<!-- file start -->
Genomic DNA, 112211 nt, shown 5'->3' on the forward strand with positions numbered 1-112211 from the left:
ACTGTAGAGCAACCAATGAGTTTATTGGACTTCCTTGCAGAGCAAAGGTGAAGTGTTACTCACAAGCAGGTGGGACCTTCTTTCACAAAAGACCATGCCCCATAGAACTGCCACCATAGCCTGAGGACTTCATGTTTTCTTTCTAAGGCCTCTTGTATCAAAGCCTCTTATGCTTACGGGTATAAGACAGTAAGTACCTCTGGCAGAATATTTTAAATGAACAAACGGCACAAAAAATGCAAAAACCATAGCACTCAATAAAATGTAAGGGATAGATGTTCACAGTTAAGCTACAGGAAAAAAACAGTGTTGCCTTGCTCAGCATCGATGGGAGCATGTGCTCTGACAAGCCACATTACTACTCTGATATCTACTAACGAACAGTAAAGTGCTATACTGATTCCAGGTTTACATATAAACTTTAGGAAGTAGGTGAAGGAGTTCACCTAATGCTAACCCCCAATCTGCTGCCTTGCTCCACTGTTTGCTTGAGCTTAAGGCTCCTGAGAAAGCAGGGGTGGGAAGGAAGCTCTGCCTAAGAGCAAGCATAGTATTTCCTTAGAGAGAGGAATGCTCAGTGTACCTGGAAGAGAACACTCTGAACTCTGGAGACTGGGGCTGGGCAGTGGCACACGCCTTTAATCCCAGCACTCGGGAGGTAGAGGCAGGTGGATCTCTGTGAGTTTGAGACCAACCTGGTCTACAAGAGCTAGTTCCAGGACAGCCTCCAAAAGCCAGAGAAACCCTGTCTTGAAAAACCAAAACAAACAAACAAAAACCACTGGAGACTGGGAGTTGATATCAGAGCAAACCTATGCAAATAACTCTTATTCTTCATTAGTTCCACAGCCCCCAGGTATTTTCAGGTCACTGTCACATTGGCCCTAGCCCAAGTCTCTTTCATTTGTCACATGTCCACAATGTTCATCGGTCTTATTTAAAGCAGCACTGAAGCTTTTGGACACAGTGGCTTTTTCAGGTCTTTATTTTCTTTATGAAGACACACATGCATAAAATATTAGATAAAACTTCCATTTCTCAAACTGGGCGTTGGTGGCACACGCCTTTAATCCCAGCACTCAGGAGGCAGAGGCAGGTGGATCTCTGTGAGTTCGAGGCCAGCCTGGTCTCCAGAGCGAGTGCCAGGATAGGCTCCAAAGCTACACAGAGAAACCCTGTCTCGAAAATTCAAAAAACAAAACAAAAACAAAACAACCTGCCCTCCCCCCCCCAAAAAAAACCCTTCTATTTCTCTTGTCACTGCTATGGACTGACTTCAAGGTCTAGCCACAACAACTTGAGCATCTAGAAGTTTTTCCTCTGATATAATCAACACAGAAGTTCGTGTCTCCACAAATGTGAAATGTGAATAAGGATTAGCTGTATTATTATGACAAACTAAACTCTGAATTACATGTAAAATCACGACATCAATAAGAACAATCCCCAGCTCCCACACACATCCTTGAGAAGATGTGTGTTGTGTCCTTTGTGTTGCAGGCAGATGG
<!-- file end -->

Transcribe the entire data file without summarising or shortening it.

Genomic DNA, 112211 nt, shown 5'->3' on the forward strand with positions numbered 1-112211 from the left:
ACTGTAGAGCAACCAATGAGTTTATTGGACTTCCTTGCAGAGCAAAGGTGAAGTGTTACTCACAAGCAGGTGGGACCTTCTTTCACAAAAGACCATGCCCCATAGAACTGCCACCATAGCCTGAGGACTTCATGTTTTCTTTCTAAGGCCTCTTGTATCAAAGCCTCTTATGCTTACGGGTATAAGACAGTAAGTACCTCTGGCAGAATATTTTAAATGAACAAACGGCACAAAAAATGCAAAAACCATAGCACTCAATAAAATGTAAGGGATAGATGTTCACAGTTAAGCTACAGGAAAAAAACAGTGTTGCCTTGCTCAGCATCGATGGGAGCATGTGCTCTGACAAGCCACATTACTACTCTGATATCTACTAACGAACAGTAAAGTGCTATACTGATTCCAGGTTTACATATAAACTTTAGGAAGTAGGTGAAGGAGTTCACCTAATGCTAACCCCCAATCTGCTGCCTTGCTCCACTGTTTGCTTGAGCTTAAGGCTCCTGAGAAAGCAGGGGTGGGAAGGAAGCTCTGCCTAAGAGCAAGCATAGTATTTCCTTAGAGAGAGGAATGCTCAGTGTACCTGGAAGAGAACACTCTGAACTCTGGAGACTGGGGCTGGGCAGTGGCACACGCCTTTAATCCCAGCACTCGGGAGGTAGAGGCAGGTGGATCTCTGTGAGTTTGAGACCAACCTGGTCTACAAGAGCTAGTTCCAGGACAGCCTCCAAAAGCCAGAGAAACCCTGTCTTGAAAAACCAAAACAAACAAACAAAAACCACTGGAGACTGGGAGTTGATATCAGAGCAAACCTATGCAAATAACTCTTATTCTTCATTAGTTCCACAGCCCCCAGGTATTTTCAGGTCACTGTCACATTGGCCCTAGCCCAAGTCTCTTTCATTTGTCACATGTCCACAATGTTCATCGGTCTTATTTAAAGCAGCACTGAAGCTTTTGGACACAGTGGCTTTTTCAGGTCTTTATTTTCTTTATGAAGACACACATGCATAAAATATTAGATAAAACTTCCATTTCTCAAACTGGGCGTTGGTGGCACACGCCTTTAATCCCAGCACTCAGGAGGCAGAGGCAGGTGGATCTCTGTGAGTTCGAGGCCAGCCTGGTCTCCAGAGCGAGTGCCAGGATAGGCTCCAAAGCTACACAGAGAAACCCTGTCTCGAAAATTCAAAAAACAAAACAAAAACAAAACAACCTGCCCTCCCCCCCCCAAAAAAAACCCTTCTATTTCTCTTGTCACTGCTATGGACTGACTTCAAGGTCTAGCCACAACAACTTGAGCATCTAGAAGTTTTTCCTCTGATATAATCAACACAGAAGTTCGTGTCTCCACAAATGTGAAATGTGAATAAGGATTAGCTGTATTATTATGACAAACTAAACTCTGAATTACATGTAAAATCACGACATCAATAAGAACAATCCCCAGCTCCCACACACATCCTTGAGAAGATGTGTGTTGTGTCCTTTGTGTTGCAGGCAGATGG